by Jeremy Clarke.
A private eye gets caught in the middle of a Tokyo gang war, when two gun-running yakuza clans are ripped off by a third. Made by cult director Seijun Suzuki at Nikkatsu in 1963, Detective Bureau 2-3: Go to Hell Bastards! was also his first to feature Jo Shishido in a leading role. Shishido plays investigator Hideo Tajima, the hero from a series of six books by novelist Haruhiko Oyabu, deriving its numerical title from the building location of Tajima’s office door. Clearly intended as the start of a franchise, the film was based on Urban Graveyard, the first book in the series, but as noted by Jasper Sharp in this disc’s liner notes, was retitled for the cinema as something that might also be translated as “Get lost, rascals”. It somehow gained its more lurid, comma-free English title on the international sales circuit. Continue Reading
It's the start of a new week and that means there's a new release to add to your collection! Today we delve back into the world of Tokyo Ghoul, but with a unique twist! Read on below for details.
FORMAT: Blu-ray, DVD
BBFC CERT.: 15
SRP: Blu-ray - £19.99 | DVD - £17.99
Language: English, Japanese with English subtitles
Synopsis: "In modern day Tokyo, society lives in fear of Ghouls: creatures who look exactly like humans – yet hunger insatiably for their flesh. None of this matters to Ken Kaneki, a bookish and ordinary boy, until a dark and violent encounter turns him into the first ever Ghoul-human half breed. Trapped between two worlds, Ken must survive the violent conflicts of warring Ghoul factions, while attempting to learn more about his powers."
On-disc extras: Anime Expo 2017: Cast and Crew Discuss Tokyo Ghoul: The Movie, Original Japanese Trailer.
You can watch a trailer for the film below
You can order your copy of this from:
-- Want to know more about the film? Have a read of the piece at our blog by Andrew Osmond HERE
In case you missed it, until this Thursday (12th July 2018) we're having a special offer at our AllTheAnime.com Online Shop for our upcoming Ltd Collector's Ed. Blu-ray+DVD set of the film Lu Over the Wall, directed by Masaaki Yuasa ("Night is Short, Walk on Girl," "The Tatami Galaxy", "MIND GAME")
Get the details on the special offer at our online shop in the link below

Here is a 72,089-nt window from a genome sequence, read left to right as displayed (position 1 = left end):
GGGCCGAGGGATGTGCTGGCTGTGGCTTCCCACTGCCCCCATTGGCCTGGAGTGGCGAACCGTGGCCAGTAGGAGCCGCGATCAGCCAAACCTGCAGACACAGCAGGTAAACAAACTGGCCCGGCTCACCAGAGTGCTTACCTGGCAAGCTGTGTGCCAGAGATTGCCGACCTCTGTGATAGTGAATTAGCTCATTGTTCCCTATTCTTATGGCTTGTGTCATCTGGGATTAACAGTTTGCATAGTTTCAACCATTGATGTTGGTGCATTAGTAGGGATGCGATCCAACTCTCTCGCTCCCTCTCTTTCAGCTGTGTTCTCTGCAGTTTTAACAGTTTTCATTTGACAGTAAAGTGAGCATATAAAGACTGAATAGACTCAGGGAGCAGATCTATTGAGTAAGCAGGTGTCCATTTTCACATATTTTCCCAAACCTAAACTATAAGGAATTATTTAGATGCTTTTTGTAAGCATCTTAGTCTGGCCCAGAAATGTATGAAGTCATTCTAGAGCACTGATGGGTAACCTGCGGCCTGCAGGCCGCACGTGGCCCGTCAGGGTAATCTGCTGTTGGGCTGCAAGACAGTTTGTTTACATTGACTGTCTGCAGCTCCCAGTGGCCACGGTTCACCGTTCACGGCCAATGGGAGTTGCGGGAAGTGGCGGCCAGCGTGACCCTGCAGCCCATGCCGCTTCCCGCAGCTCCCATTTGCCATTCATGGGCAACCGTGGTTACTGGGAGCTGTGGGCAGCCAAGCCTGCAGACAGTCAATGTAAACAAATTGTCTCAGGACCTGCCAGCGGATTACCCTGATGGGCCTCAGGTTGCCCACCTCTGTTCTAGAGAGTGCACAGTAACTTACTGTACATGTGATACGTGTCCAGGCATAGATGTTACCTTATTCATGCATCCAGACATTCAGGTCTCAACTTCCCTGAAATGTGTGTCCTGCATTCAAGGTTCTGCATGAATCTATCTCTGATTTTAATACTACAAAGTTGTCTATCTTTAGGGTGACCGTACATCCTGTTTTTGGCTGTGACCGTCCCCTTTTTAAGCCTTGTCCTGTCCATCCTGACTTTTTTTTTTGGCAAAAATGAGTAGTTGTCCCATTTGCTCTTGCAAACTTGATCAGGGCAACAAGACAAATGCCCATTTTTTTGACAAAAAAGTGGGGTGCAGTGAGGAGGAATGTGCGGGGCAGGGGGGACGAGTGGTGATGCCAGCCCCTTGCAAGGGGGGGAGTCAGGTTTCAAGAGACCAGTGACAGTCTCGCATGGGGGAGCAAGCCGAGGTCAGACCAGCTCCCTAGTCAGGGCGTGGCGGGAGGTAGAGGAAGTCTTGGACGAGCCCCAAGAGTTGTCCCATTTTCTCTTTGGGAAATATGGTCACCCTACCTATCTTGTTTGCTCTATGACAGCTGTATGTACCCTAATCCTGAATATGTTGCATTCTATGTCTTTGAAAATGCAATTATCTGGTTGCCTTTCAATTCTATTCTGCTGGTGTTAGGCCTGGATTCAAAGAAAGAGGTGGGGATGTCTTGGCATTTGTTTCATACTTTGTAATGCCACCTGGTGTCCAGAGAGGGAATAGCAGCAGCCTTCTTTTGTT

And that concludes this post!
by Jeremy Clarke.
Back on the big screen in a welcome one-day outing fifty years after its original 1968 release, The Beatles: Yellow Submarine remains one of the most remarkable animated feature films ever made. It turned the medium on its head in the English-speaking world, eschewing Disney’s dominant visual style and children’s audience for something much more experimental, aimed at older viewers. Continue Reading
By Andrew Osmond.
First, this translated spin-off book is not a sequel to Makoto Shinkai’s blockbuster Your Name. Rather it’s an “alternative” retelling of parts of the story, complementing the straight novelisation, which we’ve reviewed elsewhere. Another Side: Earthbound presumes you’ve seen the film, as it leaves out large parts of its plot. The book’s set entirely in Itomori, Mitsuha’s mountain village, and it retells select scenes and situations with different viewpoints from those onscreen. Continue Reading
By Hugh David.
In the near future, the biggest sporting phenomenon in Japan and a hit on Japanese TV is the fighting ‘electronic doll’ game Angelic Layer. The ‘Angels’ are remote-controlled android dolls, while the ‘Layer’ is the combat arena. Twelve-year-old Misaki Suzuhara moves to stay with her aunt in Tokyo, but stumbles across a match and becomes hooked by the game, especially the thought of piloting one of the ‘dolls’. Roboticist/game guide Icchan becomes her fairy godfather in making this dream come true, and we follow Misaki alongside the friends she makes as they battle their Angels through the layers of the competition in search of victory. Continue Reading